Last fall, the General Counsel’s Office of the Department of Health and Human Services determined that senior living communities are a “covered person” under the PREP Act. The finding is significant as the Act establishes immunity from civil liability for the use or administration of “covered countermeasures[7]” that facilities implement to prevent the spread of the virus.

Countermeasures that are covered include “drugs, biologicals, and devices, including those used to diagnose, mitigate, prevent, treat, or cure Covid-19.” Examples include the use of PPEs, screening for the virus, social distancing, and limiting visitation. Under the statute, countermeasures do not need to be perfect or 100% effective in preventing the spread of the virus.

A recent decision out of the U.S. District Court in California held that measures taken by a senior living facility in response to Covid-19 were eligible for complete liability immunity under the PREP Act. Garcia v. Welltower OpCo Grp. LLC, 2021 U.S. Dist. LEXIS 25738 at *1-26 (CD Cal 2021). The Garcia plaintiffs sued the defendants alleging elder abuse and neglect, wrongful death, and intentional infliction of emotional distress. The claims stem from resident Gilbert Garcia’s death in July 2020 from Covid-19, which the resident’s sons allege was due to the facility’s failure to “implement appropriate infection control measures or follow local or public health guidelines in preparing for and preventing” the spread of the virus. Plaintiffs further allege that the home failed to follow its own policies and procedures requiring screening and monitoring of residents and staff for symptoms, failed to have enough personal protective equipment (e.g., masks), and failed to adequately limit visitation to the home.

The court held that the PREP Act provided the home complete immunity from civil liability due to the actions it did take to protect its residents from Covid-19 and granted defendants’ motion to dismiss the case.

This is a significant ruling for the senior living and post-acute industry as it establishes that the Act provides broad immunity from civil liability when a facility employs countermeasures to prevent the spread of the virus. Furthermore, the decision indicates that the countermeasures implemented by such facilities do not need to be flawless to be covered by the immunities conveyed in the PREP Act.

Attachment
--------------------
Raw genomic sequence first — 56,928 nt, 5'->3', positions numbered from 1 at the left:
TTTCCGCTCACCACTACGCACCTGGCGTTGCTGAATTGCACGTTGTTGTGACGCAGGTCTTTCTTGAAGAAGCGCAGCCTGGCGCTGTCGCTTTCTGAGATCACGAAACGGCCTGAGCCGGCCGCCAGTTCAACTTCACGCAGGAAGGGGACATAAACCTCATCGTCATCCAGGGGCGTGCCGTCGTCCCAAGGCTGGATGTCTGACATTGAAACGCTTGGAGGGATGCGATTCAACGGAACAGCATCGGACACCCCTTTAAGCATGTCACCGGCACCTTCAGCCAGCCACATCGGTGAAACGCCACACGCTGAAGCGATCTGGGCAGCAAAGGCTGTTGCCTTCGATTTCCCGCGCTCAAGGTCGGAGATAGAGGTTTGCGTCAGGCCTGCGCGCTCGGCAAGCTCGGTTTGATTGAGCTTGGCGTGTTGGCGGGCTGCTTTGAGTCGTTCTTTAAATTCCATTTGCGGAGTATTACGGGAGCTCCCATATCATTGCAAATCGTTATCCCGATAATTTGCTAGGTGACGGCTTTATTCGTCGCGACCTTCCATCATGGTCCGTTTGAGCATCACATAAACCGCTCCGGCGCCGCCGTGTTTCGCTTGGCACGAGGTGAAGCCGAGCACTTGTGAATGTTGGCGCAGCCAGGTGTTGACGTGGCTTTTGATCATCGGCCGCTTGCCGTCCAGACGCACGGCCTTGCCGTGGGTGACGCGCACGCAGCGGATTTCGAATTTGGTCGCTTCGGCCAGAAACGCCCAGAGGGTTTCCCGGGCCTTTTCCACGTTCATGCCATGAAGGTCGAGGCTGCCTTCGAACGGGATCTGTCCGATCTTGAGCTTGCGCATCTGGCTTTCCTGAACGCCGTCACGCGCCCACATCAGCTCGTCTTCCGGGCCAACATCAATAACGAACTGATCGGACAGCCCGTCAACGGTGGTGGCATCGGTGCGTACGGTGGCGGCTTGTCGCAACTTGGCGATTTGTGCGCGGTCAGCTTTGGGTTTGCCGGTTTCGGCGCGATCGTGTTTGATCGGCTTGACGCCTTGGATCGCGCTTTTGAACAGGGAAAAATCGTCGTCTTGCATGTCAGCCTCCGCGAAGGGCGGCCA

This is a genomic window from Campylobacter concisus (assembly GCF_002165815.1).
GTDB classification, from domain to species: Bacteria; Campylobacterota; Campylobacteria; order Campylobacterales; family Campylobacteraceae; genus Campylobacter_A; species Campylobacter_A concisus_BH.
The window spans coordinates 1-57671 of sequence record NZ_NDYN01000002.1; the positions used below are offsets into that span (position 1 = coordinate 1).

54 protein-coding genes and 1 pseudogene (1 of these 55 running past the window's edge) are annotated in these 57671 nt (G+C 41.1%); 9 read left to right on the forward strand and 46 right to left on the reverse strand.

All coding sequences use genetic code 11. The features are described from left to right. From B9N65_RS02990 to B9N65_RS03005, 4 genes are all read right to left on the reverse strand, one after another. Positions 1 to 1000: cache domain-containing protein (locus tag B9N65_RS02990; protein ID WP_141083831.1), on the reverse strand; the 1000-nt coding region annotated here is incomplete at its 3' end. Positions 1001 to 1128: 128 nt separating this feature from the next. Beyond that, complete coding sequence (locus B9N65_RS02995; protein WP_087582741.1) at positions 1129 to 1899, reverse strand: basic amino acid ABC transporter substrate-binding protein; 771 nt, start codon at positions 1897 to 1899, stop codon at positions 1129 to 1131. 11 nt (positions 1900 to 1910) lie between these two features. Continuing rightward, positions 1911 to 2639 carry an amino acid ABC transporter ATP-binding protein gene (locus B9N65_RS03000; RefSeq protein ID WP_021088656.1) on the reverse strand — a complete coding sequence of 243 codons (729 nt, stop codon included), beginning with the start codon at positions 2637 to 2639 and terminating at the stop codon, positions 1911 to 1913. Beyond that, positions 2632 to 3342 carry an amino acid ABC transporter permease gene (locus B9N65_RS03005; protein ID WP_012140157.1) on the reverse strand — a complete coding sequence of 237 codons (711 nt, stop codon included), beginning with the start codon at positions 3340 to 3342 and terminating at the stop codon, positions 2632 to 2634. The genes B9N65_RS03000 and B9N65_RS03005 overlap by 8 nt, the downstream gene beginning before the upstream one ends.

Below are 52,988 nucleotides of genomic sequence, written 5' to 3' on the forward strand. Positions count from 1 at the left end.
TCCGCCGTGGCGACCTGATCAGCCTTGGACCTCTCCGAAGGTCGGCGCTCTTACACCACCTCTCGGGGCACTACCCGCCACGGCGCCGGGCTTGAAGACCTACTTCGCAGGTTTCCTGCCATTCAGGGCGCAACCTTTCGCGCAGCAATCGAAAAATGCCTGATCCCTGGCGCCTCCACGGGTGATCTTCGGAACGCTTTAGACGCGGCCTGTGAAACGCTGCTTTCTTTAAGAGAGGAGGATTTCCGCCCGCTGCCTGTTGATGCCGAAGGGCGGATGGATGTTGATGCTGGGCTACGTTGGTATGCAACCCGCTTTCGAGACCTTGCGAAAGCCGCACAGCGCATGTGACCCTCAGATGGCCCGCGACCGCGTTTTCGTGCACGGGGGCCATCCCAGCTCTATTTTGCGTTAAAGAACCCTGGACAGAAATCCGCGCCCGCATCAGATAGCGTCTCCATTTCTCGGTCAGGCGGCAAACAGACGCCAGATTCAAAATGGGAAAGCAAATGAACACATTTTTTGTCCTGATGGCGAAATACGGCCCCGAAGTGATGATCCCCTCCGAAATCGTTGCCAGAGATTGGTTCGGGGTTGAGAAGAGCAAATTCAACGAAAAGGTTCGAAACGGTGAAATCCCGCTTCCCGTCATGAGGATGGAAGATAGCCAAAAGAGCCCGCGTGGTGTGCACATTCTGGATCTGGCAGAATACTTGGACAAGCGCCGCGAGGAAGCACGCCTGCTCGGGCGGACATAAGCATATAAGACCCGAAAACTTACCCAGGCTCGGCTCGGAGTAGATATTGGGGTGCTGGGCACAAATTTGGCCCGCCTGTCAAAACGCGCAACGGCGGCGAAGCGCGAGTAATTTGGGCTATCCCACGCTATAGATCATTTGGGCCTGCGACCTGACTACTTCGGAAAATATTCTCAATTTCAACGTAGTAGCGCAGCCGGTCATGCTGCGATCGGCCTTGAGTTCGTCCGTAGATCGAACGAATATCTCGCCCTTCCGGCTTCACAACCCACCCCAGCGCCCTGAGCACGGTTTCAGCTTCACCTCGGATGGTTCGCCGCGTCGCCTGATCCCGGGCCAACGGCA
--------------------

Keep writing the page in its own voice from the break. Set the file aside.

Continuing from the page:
Liability Protections for Other Health Care Providers

At the end of January 2020, the HHS Secretary acknowledged the proliferation of the virus around the globe by declaring a public health emergency. In March 2020, the Secretary issued a Declaration which triggered the PREP Act’s immunity from February 4, 2020 through October 1, 2024.[8] Since then, the Declaration has been amended to define “qualified persons” as licensed health care providers (e.g., physicians, nurses, technicians, pharmacists), including those who are permitted to prescribe, administer, or dispense covered countermeasures. Further amendments broadened that definition to include care providers authorized to administer Covid-19 vaccines.[9]

The scope of the retroactive immunity provided by EDTPA and the PREP Act will invariably be addressed by more courts around the country in the coming months. Therefore, it is crucial for “qualified” providers to be aware of the changing legal landscape.

If you have any questions regarding the issues discussed above or if you have any other Health Care Law concerns, please contact the Underberg & Kessler attorney who regularly handles your legal matters or David H. Fitch at (585) 258-2840 or Margaret E. Somerset at (585) 919-6080 the co-authors of this article.


[1] Garcia v. Welltower OpCo Grp. LLC, 2021 U.S. Dist. LEXIS 25738 at *1-26 (CD Cal 2021); Townsend v. Penus, 2021 NYLJ Lexis 524 (Sup Ct, Bronx County 2021); Rachal v. Natchitoches Nursing & Rehab. Ctr. LLC, 2021 U.S. Dist. LEXIS 105847 at *1-15 (WD La 2021)

[6] Under the Act, the Secretary can deem a “covered person” to be a manufacturer and/or distributor of a countermeasure, a “program planner” (individuals or facilities that plan, administer, or supervise programs that distribute the countermeasure), and/or a “qualified person” (individuals that prescribe, administer, or distribute countermeasures, including healthcare providers).

[7] A “covered countermeasure” is defined in the Act as a drug, device, or biological product determined by the Secretary to be a “priority for use during a public health emergency.” 42 U.S.C. § 247d-6d(i)(1).

[8] 86 Fed. Reg. 15198 (March 17, 2020)

[9] 85 Fed. Reg. 79190 (December 9, 2020)